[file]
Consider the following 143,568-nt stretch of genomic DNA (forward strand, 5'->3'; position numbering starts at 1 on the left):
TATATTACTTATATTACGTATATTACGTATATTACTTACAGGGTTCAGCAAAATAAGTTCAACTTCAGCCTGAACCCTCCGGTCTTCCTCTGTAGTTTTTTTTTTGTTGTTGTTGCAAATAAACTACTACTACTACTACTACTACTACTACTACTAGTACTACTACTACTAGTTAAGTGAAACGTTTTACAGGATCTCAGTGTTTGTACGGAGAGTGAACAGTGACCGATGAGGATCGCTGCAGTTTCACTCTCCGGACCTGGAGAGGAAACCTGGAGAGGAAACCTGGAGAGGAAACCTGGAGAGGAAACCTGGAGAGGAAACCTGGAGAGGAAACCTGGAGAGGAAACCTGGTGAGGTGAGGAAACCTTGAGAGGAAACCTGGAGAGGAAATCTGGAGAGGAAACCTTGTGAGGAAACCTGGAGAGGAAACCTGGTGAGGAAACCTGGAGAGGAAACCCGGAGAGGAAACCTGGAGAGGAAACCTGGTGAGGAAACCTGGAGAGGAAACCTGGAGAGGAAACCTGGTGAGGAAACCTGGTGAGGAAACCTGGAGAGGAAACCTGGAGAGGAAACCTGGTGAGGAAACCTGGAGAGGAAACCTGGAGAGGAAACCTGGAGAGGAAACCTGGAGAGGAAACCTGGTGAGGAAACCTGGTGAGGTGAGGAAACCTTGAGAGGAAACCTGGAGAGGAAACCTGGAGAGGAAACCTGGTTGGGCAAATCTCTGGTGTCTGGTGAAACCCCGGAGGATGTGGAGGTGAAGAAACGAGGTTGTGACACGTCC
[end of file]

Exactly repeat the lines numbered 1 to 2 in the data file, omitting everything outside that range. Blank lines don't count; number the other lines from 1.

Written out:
Consider the following 143,568-nt stretch of genomic DNA (forward strand, 5'->3'; position numbering starts at 1 on the left):
TATATTACTTATATTACGTATATTACGTATATTACTTACAGGGTTCAGCAAAATAAGTTCAACTTCAGCCTGAACCCTCCGGTCTTCCTCTGTAGTTTTTTTTTTGTTGTTGTTGCAAATAAACTACTACTACTACTACTACTACTACTACTACTAGTACTACTACTACTAGTTAAGTGAAACGTTTTACAGGATCTCAGTGTTTGTACGGAGAGTGAACAGTGACCGATGAGGATCGCTGCAGTTTCACTCTCCGGACCTGGAGAGGAAACCTGGAGAGGAAACCTGGAGAGGAAACCTGGAGAGGAAACCTGGAGAGGAAACCTGGAGAGGAAACCTGGAGAGGAAACCTGGTGAGGTGAGGAAACCTTGAGAGGAAACCTGGAGAGGAAATCTGGAGAGGAAACCTTGTGAGGAAACCTGGAGAGGAAACCTGGTGAGGAAACCTGGAGAGGAAACCCGGAGAGGAAACCTGGAGAGGAAACCTGGTGAGGAAACCTGGAGAGGAAACCTGGAGAGGAAACCTGGTGAGGAAACCTGGTGAGGAAACCTGGAGAGGAAACCTGGAGAGGAAACCTGGTGAGGAAACCTGGAGAGGAAACCTGGAGAGGAAACCTGGAGAGGAAACCTGGAGAGGAAACCTGGTGAGGAAACCTGGTGAGGTGAGGAAACCTTGAGAGGAAACCTGGAGAGGAAACCTGGAGAGGAAACCTGGTTGGGCAAATCTCTGGTGTCTGGTGAAACCCCGGAGGATGTGGAGGTGAAGAAACGAGGTTGTGACACGTCC